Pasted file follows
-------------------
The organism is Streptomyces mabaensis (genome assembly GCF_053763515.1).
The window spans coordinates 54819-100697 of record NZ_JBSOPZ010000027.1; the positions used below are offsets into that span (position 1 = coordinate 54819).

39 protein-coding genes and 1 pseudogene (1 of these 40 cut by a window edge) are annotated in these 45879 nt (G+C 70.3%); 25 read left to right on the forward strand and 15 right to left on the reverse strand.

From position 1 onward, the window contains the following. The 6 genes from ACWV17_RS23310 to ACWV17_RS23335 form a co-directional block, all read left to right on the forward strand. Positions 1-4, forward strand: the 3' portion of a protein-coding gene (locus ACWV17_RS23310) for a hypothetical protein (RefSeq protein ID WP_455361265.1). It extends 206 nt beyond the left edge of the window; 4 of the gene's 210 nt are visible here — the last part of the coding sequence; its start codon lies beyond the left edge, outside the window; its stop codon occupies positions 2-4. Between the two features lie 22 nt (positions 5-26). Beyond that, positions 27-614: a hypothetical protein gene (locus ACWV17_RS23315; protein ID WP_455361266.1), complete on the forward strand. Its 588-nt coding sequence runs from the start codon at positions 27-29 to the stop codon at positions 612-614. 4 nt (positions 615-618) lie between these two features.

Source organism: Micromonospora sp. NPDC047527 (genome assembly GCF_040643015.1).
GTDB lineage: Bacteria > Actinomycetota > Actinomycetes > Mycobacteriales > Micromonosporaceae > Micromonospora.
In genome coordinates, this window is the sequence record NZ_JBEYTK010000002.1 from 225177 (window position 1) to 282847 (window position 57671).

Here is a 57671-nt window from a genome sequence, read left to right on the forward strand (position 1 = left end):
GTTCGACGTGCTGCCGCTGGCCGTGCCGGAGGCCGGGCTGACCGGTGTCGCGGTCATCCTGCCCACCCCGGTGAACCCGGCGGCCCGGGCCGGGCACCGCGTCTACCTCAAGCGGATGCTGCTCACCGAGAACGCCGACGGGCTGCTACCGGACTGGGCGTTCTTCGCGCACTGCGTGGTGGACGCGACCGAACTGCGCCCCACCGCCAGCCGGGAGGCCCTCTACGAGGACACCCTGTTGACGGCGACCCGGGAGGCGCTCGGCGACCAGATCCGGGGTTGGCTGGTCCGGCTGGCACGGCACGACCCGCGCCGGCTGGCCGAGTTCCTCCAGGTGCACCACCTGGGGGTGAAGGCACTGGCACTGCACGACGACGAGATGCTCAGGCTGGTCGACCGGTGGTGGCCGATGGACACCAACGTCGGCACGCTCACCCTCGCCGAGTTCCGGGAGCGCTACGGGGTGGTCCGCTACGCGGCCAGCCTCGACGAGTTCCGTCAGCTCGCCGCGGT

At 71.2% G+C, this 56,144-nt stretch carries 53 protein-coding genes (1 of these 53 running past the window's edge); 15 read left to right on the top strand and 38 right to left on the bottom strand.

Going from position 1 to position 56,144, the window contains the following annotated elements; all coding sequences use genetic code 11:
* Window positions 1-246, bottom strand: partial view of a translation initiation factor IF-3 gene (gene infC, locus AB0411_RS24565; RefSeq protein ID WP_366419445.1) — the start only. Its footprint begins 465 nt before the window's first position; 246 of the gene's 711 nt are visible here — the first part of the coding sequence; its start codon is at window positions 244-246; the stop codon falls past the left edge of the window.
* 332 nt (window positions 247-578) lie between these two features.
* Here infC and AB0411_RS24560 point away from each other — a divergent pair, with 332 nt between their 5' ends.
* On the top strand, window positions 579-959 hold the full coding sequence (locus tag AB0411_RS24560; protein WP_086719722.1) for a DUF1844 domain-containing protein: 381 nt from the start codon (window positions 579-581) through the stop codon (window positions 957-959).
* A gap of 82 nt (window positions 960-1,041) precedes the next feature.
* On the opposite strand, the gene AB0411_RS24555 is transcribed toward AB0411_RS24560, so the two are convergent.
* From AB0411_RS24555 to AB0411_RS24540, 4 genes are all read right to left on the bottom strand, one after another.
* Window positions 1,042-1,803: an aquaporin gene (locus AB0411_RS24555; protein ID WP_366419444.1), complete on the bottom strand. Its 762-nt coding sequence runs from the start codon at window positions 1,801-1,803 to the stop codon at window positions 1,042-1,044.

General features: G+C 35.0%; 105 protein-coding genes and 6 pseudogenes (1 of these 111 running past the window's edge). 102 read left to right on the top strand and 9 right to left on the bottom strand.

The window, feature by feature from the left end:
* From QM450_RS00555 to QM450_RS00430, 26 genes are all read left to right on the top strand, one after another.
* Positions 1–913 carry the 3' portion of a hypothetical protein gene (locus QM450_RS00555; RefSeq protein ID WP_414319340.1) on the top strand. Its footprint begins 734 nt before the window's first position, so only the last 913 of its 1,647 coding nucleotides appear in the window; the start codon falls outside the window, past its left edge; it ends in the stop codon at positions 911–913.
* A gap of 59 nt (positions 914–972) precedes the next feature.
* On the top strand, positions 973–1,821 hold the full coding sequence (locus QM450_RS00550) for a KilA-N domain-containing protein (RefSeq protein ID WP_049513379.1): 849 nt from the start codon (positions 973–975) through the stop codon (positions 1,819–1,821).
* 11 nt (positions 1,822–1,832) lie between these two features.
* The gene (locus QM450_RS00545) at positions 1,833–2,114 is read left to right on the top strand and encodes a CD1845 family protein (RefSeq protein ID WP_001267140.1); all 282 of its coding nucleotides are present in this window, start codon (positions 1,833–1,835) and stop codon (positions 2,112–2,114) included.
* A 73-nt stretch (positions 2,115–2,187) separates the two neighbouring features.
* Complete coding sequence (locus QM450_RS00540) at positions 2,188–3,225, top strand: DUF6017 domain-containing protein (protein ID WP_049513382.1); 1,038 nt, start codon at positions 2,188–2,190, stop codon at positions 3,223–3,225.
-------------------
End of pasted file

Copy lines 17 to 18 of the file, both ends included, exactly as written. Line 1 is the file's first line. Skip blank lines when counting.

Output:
* On the opposite strand, the gene AB0411_RS24555 is transcribed toward AB0411_RS24560, so the two are convergent.
* From AB0411_RS24555 to AB0411_RS24540, 4 genes are all read right to left on the bottom strand, one after another.